“Do People Need To Panic If They Suddenly Realize They Forgot To Plan For Aging In Place?”

There are many opinions about what type of planning is required to age in place successfully, when someone should begin this planning to age in place well, what it actually takes in terms of a commitment to age in place, who should and should not consider aging in place, and possibly even relocating to a home more suitable for long-term living rather than remaining where they are living. Nevertheless, all of these concerns are largely overrated.

What if someone wakes up one day later in life and suddenly realizes that they intended to move but never got around to doing it, that their current home is not the one they had thought they would remain in but now they seem to be committed to it, that they figured they would have found a more suitable home for their later years but never really looked or have yet to start that search, or considered that they would need to make some improvements to their present home if they decided to remain there – and nothing toward any of those plans has happened?

Does this mean that they can’t age in place? Of course not. Is their home going to be inadequate to allow them to continue living there? As it is right now, it may not accommodate their needs, but this does not mean they can’t continue living there. Many people adapt their lifestyle to a home or floor plan that is not that accommodating to them, but they make do and get by with what they have. Are we advocating that people just get by? No, but we know that we can’t reach everyone who can use our help so we know that this is a possibility.

The bottom line is that people can and do age in place even when they do nothing to improve or modify the home they have been living in. The lighting may be an older style incandescent or fluorescent rather than LED, the carpeting may be worn out and in need of replacement – causing a footing, potential tripping hazard, and air quality issue – but they live with it anyway, the doorways may be narrow and hard to get through, the appliances may be old and inefficient, the bathrooms may be difficult to use, and there could be other concerns that we would immediately note if we did a needs assessment, but they are living in this home and may do so without anything to change it if we don’t know about their needs, they do not contact us, they don’t have a very large (or possibly no) budget for making any improvements, and they are unwilling for anyone to help them.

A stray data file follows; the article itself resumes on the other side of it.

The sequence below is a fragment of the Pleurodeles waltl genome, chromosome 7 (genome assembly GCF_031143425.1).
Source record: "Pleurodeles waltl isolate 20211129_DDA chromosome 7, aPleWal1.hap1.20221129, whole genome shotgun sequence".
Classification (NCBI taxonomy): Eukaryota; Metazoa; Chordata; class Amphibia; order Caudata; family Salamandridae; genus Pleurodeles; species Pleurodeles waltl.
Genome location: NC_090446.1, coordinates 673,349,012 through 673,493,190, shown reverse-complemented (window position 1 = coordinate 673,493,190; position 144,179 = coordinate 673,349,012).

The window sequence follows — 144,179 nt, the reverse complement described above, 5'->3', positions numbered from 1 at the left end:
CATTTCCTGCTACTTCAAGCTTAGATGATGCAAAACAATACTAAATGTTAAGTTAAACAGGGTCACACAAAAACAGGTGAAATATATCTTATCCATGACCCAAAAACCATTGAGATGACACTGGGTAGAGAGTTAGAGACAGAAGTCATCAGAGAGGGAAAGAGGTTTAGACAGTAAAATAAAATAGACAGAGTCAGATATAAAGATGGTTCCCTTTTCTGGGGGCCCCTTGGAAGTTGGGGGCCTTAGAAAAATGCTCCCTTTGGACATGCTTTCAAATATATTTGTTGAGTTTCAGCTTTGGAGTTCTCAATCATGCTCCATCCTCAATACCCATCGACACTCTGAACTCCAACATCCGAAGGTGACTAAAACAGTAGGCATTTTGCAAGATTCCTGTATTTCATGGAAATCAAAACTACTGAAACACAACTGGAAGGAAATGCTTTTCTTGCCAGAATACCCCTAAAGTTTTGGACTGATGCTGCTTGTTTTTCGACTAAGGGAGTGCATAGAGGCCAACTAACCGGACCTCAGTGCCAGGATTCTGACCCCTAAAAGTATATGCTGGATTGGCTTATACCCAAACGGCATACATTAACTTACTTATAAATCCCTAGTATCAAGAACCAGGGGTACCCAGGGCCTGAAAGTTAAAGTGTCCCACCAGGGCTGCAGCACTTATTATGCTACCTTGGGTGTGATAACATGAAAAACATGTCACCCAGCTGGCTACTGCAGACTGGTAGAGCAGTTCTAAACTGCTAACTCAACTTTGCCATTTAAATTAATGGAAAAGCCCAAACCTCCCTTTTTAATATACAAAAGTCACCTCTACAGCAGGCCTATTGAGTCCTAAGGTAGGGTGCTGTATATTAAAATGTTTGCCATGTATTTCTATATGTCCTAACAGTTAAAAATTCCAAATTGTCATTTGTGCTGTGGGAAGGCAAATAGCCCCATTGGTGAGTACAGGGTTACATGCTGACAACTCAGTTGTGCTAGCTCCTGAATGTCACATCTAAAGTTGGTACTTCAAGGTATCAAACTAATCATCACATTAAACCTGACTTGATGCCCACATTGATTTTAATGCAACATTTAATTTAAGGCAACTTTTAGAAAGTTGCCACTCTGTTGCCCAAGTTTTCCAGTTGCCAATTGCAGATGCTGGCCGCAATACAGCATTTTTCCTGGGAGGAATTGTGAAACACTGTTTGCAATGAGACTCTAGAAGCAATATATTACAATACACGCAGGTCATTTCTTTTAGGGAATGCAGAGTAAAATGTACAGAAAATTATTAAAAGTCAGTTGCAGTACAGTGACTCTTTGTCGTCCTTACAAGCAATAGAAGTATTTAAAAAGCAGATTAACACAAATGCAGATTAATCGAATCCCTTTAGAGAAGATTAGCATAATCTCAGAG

It’s great when people understand that their homes need to have a few minor adjustments (and sometimes more than that) to help them remain in their homes safely over time – regardless of their current age or physical condition. This also is true regardless of the age and condition of their home, what it was like when they moved into it, and how long they have occupied it.

We stand ready to help people have a safer, more accessible (and usable), more comfortable, and more enjoyable home, but we can’t force ourselves upon anyone. They have to want the work done and have to have the financial ability to make it happen. If the work cannot be done because they won’t allow it, their home will go on being what it is now, subject to wear and tear and normal depreciation in quality and condition. We can do something but not everything that we note and recommend, they will have a home that serves them better than the current configuration and condition of their home, but it won’t be as complete as we would like to see.

As far as someone becoming alarmed that they forgot to make changes to their home or just never got around to it, there is still time. There is always time. If the treatments are expensively and rather comprehensive, they may choose just to do the most pressing ones and address items affecting their personal safety first, followed by convenience issues. We want people to have a home that allows them to age in place safely and to enjoy their living environment. However, we also know that many people will never make any changes to their homes and just continue to remain in their homes as they are (even with physical conditions they have that would suggest the need for changes) – even though we would consider them to be dated, inefficient, or inadequate in terms of how we would modify them for the better.

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